I'm sure we've all noticed spam levels are slightly down, or that our spam filters seem to be working a little better. Nevertheless, spam continues to get through filters and for the next few weeks, a lot of it will have a holiday theme. Due to the sour economic situation, it's also likely going to take advantage of financial fears or the promise of a rescue from an already bad situation.

Since most unfortunate situations involving fraud, phishing, and financial misdeeds on the Internet start with a spam e-mail, it pays to use a little common sense and caution before falling for a too good to be true, or sometimes scary e-mail from an unknown source.

Last week, Symantec issued its December 2008 State of Spam Report. It predicts that although spam volumes are down after a lot of providers blocked access to sites hosted by, we will likely see them rise again. Spam levels dropped a reported 65 percent after this happened. " was allegedly hosting a significant number of botnet command-and-control systems'" according to the report. The bad news is that the report indicates the bad guys are moving elsewhere and that a number of them are hosting their efforts from IP addresses in (where else) China.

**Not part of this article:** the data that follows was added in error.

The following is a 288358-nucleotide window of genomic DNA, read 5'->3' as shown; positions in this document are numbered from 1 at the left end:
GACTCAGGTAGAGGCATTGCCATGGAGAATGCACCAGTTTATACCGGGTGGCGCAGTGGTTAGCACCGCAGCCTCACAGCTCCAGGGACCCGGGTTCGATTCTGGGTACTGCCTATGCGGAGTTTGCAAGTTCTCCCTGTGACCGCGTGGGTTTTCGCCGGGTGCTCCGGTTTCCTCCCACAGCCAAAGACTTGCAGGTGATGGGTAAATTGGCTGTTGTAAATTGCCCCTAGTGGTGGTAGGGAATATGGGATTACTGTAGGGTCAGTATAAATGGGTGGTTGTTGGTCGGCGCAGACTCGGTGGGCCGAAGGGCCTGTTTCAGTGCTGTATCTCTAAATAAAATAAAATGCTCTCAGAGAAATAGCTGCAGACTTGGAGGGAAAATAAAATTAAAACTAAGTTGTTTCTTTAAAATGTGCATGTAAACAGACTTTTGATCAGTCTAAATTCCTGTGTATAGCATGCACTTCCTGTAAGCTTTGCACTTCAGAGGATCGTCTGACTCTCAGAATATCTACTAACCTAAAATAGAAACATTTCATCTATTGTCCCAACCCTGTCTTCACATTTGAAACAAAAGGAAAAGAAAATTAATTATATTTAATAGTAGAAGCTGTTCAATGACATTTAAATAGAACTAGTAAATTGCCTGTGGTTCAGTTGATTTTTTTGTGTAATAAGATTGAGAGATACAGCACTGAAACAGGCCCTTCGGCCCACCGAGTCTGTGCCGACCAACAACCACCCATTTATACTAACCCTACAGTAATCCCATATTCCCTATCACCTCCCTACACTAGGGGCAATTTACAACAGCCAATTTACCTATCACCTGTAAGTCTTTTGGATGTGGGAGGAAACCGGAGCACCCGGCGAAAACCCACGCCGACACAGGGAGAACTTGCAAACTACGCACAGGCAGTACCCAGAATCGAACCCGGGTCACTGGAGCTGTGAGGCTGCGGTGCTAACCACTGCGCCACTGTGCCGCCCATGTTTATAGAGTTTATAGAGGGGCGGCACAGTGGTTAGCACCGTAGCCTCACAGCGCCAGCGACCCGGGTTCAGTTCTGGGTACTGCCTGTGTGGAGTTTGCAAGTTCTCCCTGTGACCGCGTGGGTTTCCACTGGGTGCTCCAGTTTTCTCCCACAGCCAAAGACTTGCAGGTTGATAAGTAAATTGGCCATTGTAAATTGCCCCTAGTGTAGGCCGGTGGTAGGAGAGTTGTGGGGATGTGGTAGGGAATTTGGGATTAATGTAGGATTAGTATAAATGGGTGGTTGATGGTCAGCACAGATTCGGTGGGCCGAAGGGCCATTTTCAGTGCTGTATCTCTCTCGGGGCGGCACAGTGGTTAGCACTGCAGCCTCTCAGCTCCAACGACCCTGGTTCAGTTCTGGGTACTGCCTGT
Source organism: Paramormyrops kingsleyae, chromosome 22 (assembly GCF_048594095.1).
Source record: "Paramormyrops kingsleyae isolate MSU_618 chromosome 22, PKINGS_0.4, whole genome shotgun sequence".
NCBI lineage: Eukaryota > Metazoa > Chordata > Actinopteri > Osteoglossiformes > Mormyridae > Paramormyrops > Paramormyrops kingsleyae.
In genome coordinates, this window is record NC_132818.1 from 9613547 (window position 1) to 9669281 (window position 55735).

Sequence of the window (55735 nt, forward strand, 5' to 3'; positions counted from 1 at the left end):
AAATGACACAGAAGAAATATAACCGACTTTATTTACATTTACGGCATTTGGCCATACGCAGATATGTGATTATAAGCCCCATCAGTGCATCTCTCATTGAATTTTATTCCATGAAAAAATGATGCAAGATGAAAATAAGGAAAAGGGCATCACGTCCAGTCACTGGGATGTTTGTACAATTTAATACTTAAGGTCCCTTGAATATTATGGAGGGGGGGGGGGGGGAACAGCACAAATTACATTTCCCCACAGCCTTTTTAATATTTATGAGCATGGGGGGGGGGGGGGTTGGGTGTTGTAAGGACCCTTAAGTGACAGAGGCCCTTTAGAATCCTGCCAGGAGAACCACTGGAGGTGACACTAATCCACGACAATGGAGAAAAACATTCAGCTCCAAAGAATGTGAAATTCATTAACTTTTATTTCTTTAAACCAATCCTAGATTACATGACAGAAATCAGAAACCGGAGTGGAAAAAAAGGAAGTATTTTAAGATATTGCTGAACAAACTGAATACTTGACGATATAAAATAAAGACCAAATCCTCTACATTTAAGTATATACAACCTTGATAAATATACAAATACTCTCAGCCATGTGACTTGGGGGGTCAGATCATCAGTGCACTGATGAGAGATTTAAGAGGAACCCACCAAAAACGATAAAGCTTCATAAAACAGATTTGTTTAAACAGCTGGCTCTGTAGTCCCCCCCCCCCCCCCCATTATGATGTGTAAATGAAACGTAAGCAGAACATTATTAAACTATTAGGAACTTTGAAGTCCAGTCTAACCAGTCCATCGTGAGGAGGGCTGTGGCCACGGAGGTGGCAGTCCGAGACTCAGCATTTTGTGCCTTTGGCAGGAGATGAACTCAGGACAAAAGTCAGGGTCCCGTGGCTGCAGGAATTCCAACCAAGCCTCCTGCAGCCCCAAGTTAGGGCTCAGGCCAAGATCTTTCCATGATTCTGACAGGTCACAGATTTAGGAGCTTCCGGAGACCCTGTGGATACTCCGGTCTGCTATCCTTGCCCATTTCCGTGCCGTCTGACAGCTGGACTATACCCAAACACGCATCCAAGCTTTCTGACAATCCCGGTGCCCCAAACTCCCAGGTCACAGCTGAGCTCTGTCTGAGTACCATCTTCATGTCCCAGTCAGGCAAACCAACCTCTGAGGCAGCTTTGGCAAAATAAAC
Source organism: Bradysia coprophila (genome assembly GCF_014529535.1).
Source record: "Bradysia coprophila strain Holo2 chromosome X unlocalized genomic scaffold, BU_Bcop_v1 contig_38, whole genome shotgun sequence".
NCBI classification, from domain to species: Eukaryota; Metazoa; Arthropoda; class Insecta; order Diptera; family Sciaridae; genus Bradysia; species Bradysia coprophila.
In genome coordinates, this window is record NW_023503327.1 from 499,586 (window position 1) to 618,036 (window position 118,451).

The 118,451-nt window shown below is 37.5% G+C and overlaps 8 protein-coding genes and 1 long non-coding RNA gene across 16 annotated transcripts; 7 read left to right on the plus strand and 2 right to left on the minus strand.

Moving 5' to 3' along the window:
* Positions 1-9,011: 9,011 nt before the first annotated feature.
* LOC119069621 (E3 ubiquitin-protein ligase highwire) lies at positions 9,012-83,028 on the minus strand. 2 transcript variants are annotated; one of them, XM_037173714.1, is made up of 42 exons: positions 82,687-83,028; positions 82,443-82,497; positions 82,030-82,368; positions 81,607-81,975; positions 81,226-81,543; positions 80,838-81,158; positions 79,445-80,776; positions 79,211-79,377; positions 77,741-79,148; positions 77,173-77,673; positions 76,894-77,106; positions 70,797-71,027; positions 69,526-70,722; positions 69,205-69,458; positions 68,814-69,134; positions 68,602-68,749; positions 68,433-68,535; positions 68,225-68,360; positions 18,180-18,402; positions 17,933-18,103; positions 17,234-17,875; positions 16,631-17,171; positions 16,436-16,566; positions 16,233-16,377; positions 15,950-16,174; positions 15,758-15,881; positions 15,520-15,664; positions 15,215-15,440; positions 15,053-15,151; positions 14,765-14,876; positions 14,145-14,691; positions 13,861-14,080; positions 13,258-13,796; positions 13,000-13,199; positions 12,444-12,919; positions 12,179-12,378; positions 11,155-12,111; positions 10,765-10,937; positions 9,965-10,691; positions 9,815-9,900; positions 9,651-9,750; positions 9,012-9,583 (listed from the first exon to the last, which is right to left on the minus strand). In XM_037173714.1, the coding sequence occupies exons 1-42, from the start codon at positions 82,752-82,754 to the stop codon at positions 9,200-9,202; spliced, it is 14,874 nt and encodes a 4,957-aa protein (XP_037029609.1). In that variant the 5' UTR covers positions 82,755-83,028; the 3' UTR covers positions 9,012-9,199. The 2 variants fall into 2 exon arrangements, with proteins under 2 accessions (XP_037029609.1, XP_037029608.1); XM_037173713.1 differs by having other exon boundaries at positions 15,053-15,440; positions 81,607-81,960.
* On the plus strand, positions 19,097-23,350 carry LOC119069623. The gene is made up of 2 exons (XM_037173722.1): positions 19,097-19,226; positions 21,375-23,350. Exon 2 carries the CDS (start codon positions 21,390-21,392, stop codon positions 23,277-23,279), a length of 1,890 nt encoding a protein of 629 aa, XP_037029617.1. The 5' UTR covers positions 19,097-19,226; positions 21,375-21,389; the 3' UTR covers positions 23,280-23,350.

Getting back to the holiday season, the report notes that spammers are mimicking marketing come-ons from legitimate retailers offering holiday shopping deals. This makes it hard to distinguish exactly who is behind the e-mail. Sometimes the line between legitimate and illegitimate becomes a little blurry, which is something spammers have always taken advantage of.